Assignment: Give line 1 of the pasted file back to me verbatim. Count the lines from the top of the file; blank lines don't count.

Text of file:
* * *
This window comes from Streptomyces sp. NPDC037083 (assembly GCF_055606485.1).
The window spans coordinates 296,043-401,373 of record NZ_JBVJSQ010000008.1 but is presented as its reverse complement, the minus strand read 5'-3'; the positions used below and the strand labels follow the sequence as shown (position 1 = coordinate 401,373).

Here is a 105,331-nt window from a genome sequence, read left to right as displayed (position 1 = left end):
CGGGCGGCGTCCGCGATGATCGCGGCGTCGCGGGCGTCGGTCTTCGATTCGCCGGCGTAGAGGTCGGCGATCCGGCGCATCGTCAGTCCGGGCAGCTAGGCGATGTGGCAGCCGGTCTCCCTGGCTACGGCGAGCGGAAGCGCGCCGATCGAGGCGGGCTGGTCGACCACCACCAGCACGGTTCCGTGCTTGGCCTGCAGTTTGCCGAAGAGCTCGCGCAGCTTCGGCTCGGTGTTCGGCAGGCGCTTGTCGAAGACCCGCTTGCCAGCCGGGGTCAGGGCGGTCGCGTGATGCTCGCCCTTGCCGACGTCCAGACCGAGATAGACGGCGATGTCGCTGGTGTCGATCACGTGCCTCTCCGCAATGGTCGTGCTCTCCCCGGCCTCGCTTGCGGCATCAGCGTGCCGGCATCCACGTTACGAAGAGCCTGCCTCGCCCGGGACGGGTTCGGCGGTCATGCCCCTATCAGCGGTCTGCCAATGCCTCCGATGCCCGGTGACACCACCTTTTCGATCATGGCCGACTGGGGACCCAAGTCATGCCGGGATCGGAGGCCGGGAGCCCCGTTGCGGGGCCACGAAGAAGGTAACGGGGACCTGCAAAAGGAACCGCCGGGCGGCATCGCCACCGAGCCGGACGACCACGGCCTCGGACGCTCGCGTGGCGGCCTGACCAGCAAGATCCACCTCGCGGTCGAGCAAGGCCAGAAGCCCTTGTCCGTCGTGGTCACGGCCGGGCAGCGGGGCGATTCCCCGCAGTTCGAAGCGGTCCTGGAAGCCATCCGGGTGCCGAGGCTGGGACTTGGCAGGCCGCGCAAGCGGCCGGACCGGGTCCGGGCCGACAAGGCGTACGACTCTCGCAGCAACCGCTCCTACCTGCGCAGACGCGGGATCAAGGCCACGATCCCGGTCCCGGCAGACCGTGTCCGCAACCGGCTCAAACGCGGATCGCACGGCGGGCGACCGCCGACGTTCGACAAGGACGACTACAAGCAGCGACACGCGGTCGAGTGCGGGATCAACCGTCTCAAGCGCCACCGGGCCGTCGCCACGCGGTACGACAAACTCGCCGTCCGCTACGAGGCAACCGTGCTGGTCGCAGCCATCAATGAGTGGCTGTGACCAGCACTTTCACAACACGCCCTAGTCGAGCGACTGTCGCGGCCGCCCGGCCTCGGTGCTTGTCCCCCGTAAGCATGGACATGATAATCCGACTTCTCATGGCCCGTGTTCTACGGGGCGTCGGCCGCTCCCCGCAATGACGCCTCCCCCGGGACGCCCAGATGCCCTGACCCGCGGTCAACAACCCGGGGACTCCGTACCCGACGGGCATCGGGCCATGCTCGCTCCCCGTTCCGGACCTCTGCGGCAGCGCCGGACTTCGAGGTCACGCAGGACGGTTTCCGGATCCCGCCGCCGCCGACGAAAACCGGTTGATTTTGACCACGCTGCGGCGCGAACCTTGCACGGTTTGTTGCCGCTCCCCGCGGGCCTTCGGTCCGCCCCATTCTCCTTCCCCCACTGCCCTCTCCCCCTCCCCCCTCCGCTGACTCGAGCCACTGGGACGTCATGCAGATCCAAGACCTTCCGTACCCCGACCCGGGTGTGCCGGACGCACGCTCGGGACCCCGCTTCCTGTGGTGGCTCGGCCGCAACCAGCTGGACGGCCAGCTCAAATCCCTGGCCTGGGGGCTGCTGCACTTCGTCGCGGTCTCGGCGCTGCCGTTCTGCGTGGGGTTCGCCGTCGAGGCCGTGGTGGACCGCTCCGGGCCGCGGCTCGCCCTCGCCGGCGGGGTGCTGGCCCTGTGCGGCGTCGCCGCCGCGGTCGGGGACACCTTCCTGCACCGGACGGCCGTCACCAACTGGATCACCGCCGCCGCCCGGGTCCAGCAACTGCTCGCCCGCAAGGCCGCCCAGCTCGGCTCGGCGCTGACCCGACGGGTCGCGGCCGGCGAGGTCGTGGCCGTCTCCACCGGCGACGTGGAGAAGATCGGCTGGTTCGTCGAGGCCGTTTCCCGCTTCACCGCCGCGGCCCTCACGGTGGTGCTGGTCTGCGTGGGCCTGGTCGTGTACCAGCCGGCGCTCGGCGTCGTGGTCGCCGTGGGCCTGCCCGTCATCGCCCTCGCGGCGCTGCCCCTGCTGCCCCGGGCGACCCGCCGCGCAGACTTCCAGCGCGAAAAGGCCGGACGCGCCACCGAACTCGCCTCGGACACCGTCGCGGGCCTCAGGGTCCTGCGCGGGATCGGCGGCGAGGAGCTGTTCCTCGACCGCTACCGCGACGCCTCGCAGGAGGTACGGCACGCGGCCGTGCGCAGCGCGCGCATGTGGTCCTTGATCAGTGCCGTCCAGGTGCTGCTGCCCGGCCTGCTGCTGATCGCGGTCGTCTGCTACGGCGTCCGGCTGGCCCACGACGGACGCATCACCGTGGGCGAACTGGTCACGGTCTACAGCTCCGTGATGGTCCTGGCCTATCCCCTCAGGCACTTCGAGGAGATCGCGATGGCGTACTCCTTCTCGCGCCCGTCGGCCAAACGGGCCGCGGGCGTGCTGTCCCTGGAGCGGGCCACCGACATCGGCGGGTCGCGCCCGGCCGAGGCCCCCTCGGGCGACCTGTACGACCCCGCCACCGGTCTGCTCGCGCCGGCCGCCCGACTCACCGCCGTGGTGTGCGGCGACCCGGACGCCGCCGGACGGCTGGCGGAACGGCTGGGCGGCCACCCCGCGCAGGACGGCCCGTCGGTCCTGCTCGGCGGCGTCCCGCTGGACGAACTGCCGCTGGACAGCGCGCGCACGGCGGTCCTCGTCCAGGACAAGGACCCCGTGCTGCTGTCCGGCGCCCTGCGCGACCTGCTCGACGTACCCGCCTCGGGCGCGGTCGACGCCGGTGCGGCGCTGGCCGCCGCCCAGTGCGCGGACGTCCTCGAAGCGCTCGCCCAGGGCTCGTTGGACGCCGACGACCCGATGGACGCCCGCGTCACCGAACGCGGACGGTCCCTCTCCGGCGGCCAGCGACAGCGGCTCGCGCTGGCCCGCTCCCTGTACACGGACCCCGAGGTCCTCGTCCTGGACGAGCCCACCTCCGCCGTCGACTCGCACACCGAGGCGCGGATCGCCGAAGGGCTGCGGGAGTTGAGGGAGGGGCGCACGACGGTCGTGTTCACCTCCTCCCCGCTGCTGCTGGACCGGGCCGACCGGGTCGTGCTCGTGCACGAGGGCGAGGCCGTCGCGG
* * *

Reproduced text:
This window comes from Streptomyces sp. NPDC037083 (assembly GCF_055606485.1).